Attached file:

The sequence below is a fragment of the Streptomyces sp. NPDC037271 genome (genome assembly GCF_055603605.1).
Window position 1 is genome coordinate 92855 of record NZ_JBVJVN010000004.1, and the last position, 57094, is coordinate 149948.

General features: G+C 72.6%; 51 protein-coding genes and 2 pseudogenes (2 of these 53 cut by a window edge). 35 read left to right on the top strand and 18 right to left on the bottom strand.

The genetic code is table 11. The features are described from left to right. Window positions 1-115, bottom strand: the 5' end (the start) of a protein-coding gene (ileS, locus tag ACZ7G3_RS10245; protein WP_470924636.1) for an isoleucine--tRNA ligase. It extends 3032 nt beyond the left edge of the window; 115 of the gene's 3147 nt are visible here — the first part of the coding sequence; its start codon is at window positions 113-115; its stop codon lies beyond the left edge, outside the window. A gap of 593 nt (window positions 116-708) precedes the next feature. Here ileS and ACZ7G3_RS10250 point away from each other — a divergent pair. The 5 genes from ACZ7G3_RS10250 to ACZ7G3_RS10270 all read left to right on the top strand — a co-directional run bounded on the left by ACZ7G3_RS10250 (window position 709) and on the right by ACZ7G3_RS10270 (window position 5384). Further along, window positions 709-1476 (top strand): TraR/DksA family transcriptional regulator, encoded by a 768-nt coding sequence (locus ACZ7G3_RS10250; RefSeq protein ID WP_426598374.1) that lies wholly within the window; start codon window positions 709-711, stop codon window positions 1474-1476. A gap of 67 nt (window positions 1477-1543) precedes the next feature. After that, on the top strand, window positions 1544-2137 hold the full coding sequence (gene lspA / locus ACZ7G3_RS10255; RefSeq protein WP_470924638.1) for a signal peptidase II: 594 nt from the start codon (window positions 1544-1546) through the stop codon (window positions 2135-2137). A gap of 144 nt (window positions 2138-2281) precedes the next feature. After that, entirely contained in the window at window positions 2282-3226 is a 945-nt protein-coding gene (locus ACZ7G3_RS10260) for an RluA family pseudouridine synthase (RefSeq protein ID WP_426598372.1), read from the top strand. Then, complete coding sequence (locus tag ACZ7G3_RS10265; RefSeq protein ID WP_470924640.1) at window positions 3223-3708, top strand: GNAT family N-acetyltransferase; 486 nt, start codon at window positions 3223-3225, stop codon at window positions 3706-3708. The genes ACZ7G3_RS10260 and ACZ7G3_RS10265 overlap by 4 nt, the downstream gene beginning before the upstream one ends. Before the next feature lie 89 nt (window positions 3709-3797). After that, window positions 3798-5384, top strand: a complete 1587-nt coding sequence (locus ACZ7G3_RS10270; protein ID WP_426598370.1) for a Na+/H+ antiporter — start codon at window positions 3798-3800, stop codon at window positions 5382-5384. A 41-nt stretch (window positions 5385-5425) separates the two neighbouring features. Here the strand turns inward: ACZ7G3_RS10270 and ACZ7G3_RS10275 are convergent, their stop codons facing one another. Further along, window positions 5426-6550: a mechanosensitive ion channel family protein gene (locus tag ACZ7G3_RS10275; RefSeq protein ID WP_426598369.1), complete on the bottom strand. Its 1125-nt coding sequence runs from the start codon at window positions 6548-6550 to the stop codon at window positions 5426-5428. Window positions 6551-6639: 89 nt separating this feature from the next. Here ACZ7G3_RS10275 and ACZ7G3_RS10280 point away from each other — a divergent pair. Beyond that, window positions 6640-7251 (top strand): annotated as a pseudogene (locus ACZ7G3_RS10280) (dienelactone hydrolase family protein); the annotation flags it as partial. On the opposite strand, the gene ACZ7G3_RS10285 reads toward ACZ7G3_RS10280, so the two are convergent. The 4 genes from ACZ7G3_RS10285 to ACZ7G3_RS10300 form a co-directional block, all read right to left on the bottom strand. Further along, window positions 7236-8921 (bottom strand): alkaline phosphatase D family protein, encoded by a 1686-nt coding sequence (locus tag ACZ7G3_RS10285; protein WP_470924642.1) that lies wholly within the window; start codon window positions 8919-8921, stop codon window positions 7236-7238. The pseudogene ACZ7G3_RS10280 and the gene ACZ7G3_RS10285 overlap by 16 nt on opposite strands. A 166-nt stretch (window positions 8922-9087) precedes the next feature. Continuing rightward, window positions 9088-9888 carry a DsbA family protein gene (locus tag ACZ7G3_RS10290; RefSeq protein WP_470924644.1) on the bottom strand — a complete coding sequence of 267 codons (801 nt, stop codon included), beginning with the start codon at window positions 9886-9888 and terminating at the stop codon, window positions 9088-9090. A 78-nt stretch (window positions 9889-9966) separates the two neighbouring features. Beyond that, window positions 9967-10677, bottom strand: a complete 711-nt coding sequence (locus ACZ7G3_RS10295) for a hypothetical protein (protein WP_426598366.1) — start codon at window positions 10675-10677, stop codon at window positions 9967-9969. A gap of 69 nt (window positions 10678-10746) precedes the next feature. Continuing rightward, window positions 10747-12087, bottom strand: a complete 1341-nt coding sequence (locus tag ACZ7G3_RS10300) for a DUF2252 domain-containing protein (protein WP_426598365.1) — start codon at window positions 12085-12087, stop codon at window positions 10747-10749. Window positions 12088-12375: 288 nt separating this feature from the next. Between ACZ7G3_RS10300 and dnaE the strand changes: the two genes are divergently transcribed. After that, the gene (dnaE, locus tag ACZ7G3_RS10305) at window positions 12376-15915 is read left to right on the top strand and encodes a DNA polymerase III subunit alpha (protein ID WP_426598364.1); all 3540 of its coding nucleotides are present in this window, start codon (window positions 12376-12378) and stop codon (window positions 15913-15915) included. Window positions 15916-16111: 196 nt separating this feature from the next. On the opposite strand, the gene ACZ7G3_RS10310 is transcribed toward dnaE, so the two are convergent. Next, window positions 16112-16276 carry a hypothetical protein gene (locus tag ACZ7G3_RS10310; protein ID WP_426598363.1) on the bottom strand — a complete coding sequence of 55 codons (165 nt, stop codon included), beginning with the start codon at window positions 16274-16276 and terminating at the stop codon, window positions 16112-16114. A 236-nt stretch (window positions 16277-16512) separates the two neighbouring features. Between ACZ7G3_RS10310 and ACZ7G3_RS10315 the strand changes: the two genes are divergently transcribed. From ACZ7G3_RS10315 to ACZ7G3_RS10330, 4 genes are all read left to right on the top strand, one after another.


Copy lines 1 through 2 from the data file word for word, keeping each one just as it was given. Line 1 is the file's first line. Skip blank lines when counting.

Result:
The sequence below is a fragment of the Streptomyces sp. NPDC037271 genome (genome assembly GCF_055603605.1).
Window position 1 is genome coordinate 92855 of record NZ_JBVJVN010000004.1, and the last position, 57094, is coordinate 149948.